Ferment within the Episcopal Church and the Anglican Communion

by Crossings
Colleagues,
In my weekly routine, Thursday is a “you gotta,” i.e., you gotta produce another ThTh posting. [Today’s number is 144. That’s 12 dozen already–a gross of you gotta’s!] After which comes Friday’s “you get to.” You get to go to the brown-bag weekly lunch hour meeting at St. Louis University. And what happens there? An ecumenical mix of folks, eight to ten of us most often–men and women–assembles in a seminar room of that Jesuit stronghold to munch on sandwiches and chew on theology.
The SLU Jesuits publish a journal, THEOLOGY DIGEST. Every Friday at high noon the TD staff presents an essay they’re considering for future publication and we have at it–and, once in a while even, at each other. Since we’re all good friends by now, siblings in the faith, it’s great fun. Real grounds for saying TGIF, Thank God it’s Friday. Definitely a “you get to.”
Today’s ThTh 144 comes from one of our Friday folks, Warren Crews. The Rev. Dr. Warren E. Crews is Dean of the Episcopal School for Ministry, Diocese of Missouri, and Priest Assistant, Emmanuel Episcopal Church, Webster Groves, Missouri. Thanks, Warren, for this essay.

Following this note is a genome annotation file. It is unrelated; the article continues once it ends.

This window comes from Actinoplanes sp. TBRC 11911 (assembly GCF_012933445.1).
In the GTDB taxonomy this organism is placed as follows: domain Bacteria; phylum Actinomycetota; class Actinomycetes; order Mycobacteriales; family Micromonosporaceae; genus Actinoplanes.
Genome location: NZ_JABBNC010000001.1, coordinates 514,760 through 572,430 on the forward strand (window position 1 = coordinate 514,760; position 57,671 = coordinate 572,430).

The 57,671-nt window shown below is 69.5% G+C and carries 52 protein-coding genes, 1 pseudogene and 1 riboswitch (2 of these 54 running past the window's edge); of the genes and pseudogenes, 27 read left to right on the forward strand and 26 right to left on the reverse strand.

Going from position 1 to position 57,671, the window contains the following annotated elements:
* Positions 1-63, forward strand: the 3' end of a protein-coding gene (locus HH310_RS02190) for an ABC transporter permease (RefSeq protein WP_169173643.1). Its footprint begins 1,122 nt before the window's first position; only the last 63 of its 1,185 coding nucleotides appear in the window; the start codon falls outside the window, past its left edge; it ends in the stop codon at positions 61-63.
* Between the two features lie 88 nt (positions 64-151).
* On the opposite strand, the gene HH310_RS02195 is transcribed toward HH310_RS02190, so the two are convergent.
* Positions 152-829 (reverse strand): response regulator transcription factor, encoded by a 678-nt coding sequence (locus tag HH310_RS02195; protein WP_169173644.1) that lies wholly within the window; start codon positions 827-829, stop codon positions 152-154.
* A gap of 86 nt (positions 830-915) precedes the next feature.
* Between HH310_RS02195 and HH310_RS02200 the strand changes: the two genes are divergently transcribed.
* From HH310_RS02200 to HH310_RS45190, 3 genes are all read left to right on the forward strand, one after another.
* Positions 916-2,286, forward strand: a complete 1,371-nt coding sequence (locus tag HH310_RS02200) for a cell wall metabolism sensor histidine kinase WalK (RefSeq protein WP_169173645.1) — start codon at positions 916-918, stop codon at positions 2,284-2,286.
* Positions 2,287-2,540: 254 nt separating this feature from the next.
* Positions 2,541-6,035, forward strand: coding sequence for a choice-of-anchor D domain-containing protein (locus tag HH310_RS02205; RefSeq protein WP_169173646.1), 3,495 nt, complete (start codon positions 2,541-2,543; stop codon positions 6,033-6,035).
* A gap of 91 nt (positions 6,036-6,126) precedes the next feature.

Peace & Joy!
Ed Schroeder

Ferment within the Episcopal Church USA

Ed mentioned to me [at last Friday’s Theology-Digest get-together] that most Lutherans think that it is only Lutherans who agonize about things like the historic episcopate, while Episcopalians live a happy conflict-free life. To demonstrate the obvious, he pointed out to me two articles from the March edition of Episcopal Life, the official national monthly Episcopal newspaper, and asked me to comment on them for the readers of Thursday Theology. Both articles are about a group of conservative Episcopalians who are unhappy about a variety of things they see going on in the Episcopal Church. Among their complaints are a bureaucracy that stifles mission, liberal bishops who persecute conservatives (especially those who do not accept women or homosexual priests), liberal bishops who spout heresy and go unpunished, and liberal bishops who condone and/or ordain homosexual clergy.

A number of these conservatives and their congregations have taken the novel step of withdrawing from the Episcopal Church and becoming part of dioceses in Africa and Asia, which share their conservative views. Last year, two Americans were consecrated missionary bishops by African and Asian bishops to care for these congregations and their clergy and to plant new ones. The primates (heads of national churches) of the 38 Anglican Churches around the world recently discussed proposals for the Anglican Communion to develop ways to discipline the wayward American church (and other first world churches of like mind). As expected, they decided to study the matter for another year and discuss the proposals in greater depth at their meeting next year. The issue is not going to be resolved quickly or easily.